There are two types of movies I'm a sucker for: superhero and martial arts. Now imagine how gleefully surprised I was when Marvel announced Shang-Chi and the Legend of the Ten Rings, a movie that combines both of the styles of films I listed. I have been eagerly anticipating this one, awaiting to see if Marvel's experiment of genres was successful.
You can probably guess from the title that a man named Shang-Chi is going to come across ten legendary rings, and you're right. However, there's a lot more mysticism and fantastical elements than your typical martial arts flick, though this is to be expected since Shang lives in the same world as the Avengers. Speaking of our star, his story is told very well. We see him in his prime as a martial arts master, getting glimpses of his training through brief flashbacks. I appreciate this because superhero origin stories are a dime a dozen, and it's refreshing when the filmmakers try to do something a little different when explaining how a hero becomes super. What I think makes Shang stand out is the fact he's not necessarily superpowered. He's a regular guy, albeit with a crazy family that has an army of assassins at their beck and call. The leader of said assassins is his father, the Mandarin. As an old school Marvel fan, I was so excited to learn that we would be getting the "real" Mandarin, after the disappointing version we saw in Iron Man 3. And the wait was worth it. Mandarin is now one of my favorite MCU villains, which is great news to viewers since most of the villains are pretty forgettable. I think the father-son dynamic between the hero and villain works well here, especially since both have flaws and redeemable qualities. Neither character is perfect, and they sort of desire the same thing. It's what drives their actions that sets them apart. It's an enjoyable story from start to finish, with plenty of heart and humor that balances each other well.
Of course, memorable characters aren't memorable without great performers, and the stars of this movie did an amazing job. Simu Liu was a great choice for Shang. The actor nailed each scene he was in, and I could sense he had a lot of passion driving his acting. This is a relatively unknown character, but with this being Marvel's first Asian led superhero adventure, Liu had a lot of pressure to ensure that this movie would stick the landing, hopefully encouraging Hollywood to put more faith in Asian led movies. Along for the ride is actress Awkwafina, who serves as a great comedic side kick. Most of her jokes landed well with the audience, and I still crack a smile thinking about a couple of them. Meanwhile, adding in the seriousness is Tony Leung as Mandarin. This guy nailed it. He delivered a great performance that wonderfully combined rage with regret and sadness, making the character more sympathetic. He never portrayed the character as completely mad with power (except for at the very start) but merely a man with a mission and a die-hard determination. The other supporting cast did very well too, though a couple of them I wished had more chances to show us more emotional depth. Like most recent Marvel movies, Shang-Chi is filled with actors and actresses that seem to be excited to be in this legendary universe, and their enthusiasm helps fuel the sense of fun that this story runs on.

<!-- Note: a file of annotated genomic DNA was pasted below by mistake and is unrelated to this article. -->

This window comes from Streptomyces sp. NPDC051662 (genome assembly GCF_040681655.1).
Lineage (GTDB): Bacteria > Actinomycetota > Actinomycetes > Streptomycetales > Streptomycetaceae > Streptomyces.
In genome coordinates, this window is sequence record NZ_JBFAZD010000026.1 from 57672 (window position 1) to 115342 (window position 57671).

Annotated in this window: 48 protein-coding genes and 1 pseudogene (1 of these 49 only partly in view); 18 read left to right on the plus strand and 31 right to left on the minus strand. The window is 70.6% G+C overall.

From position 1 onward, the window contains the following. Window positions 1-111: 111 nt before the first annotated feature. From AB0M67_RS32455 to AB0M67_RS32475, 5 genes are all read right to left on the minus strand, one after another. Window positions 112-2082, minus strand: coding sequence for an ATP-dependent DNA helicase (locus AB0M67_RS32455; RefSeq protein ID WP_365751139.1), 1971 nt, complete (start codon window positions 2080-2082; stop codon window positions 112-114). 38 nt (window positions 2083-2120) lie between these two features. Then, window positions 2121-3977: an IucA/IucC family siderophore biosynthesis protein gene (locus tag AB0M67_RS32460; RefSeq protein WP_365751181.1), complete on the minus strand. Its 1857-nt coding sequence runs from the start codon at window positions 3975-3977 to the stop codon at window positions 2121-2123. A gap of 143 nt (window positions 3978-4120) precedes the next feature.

Not only was the acting great, but the cinematography was also a positive element in this movie. From the well-choreographed fight scenes to the epic final battle, the filmmakers did a fantastic job capturing every moment in all of its splendor. Take for instance the fighting. A lot of fight scenes, even martial arts films, struggle to capture great shots of the choreography. Some movies like Ip Man do a great job of showing off the amazing prowess and skill of its fighters, whereas Mortal Kombat doesn’t capture that same sense of awe in its shots. Thankfully, director Destin Cretton knows exactly what I’m looking for in these types of movies and showed off the martial artists in some creative and memorable sequences. Some of these involve really good use of both practical and special effects, though there is a heavy reliance on CGI at the end, which was a bit disappointing, but before that, some of the fights are quite impressive and, I imagine, quite dangerous to pull off. The ambition of this movie is admirable, and the craft of it conveys a sense of fun, excitement, and passion, resulting in a well-made movie across the board.
I hesitate to get excited about movies anymore. Too many times I’ve gone into the theater expecting to have a good time, only to leave regretting the money that I spent. This time, my excitement paid off. Marvel’s experiment created a wonderful product that I’m sure will put a smile on the faces of many people, and another comic book character will undoubtedly become a household name.
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